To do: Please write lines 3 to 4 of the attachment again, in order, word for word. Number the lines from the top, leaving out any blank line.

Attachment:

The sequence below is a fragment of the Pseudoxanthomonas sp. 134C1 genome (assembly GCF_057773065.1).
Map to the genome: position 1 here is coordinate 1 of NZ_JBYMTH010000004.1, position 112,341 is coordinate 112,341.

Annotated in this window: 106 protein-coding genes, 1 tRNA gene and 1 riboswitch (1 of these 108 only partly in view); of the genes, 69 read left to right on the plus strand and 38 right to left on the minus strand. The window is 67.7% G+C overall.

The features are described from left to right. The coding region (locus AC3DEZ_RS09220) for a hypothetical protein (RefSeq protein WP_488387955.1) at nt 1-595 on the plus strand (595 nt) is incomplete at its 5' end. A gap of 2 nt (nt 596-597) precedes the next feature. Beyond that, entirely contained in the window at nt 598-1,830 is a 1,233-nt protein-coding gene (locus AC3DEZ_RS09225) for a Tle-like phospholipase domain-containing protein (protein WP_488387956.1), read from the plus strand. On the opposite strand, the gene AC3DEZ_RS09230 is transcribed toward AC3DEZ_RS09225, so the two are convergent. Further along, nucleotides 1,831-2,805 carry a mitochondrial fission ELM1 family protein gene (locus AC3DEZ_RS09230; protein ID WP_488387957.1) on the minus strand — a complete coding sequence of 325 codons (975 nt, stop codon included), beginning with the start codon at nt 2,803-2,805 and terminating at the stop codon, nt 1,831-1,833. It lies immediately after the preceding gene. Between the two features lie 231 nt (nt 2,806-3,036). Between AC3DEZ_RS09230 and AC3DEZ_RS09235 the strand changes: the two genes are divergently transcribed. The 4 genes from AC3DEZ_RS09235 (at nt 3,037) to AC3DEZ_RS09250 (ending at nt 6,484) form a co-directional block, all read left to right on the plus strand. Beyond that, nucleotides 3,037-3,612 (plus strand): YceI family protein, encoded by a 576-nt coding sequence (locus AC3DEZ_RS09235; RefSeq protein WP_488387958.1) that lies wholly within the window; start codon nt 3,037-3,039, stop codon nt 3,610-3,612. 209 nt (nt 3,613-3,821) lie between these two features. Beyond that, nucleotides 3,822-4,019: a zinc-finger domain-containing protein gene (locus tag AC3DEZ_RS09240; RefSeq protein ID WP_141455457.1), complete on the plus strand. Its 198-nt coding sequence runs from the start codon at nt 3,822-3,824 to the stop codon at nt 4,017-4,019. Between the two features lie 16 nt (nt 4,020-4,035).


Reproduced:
Annotated in this window: 106 protein-coding genes, 1 tRNA gene and 1 riboswitch (1 of these 108 only partly in view); of the genes, 69 read left to right on the plus strand and 38 right to left on the minus strand. The window is 67.7% G+C overall.

The features are described from left to right. The coding region (locus AC3DEZ_RS09220) for a hypothetical protein (RefSeq protein WP_488387955.1) at nt 1-595 on the plus strand (595 nt) is incomplete at its 5' end. A gap of 2 nt (nt 596-597) precedes the next feature. Beyond that, entirely contained in the window at nt 598-1,830 is a 1,233-nt protein-coding gene (locus AC3DEZ_RS09225) for a Tle-like phospholipase domain-containing protein (protein WP_488387956.1), read from the plus strand. On the opposite strand, the gene AC3DEZ_RS09230 is transcribed toward AC3DEZ_RS09225, so the two are convergent. Further along, nucleotides 1,831-2,805 carry a mitochondrial fission ELM1 family protein gene (locus AC3DEZ_RS09230; protein ID WP_488387957.1) on the minus strand — a complete coding sequence of 325 codons (975 nt, stop codon included), beginning with the start codon at nt 2,803-2,805 and terminating at the stop codon, nt 1,831-1,833. It lies immediately after the preceding gene. Between the two features lie 231 nt (nt 2,806-3,036). Between AC3DEZ_RS09230 and AC3DEZ_RS09235 the strand changes: the two genes are divergently transcribed. The 4 genes from AC3DEZ_RS09235 (at nt 3,037) to AC3DEZ_RS09250 (ending at nt 6,484) form a co-directional block, all read left to right on the plus strand. Beyond that, nucleotides 3,037-3,612 (plus strand): YceI family protein, encoded by a 576-nt coding sequence (locus AC3DEZ_RS09235; RefSeq protein WP_488387958.1) that lies wholly within the window; start codon nt 3,037-3,039, stop codon nt 3,610-3,612. 209 nt (nt 3,613-3,821) lie between these two features. Beyond that, nucleotides 3,822-4,019: a zinc-finger domain-containing protein gene (locus tag AC3DEZ_RS09240; RefSeq protein ID WP_141455457.1), complete on the plus strand. Its 198-nt coding sequence runs from the start codon at nt 3,822-3,824 to the stop codon at nt 4,017-4,019. Between the two features lie 16 nt (nt 4,020-4,035).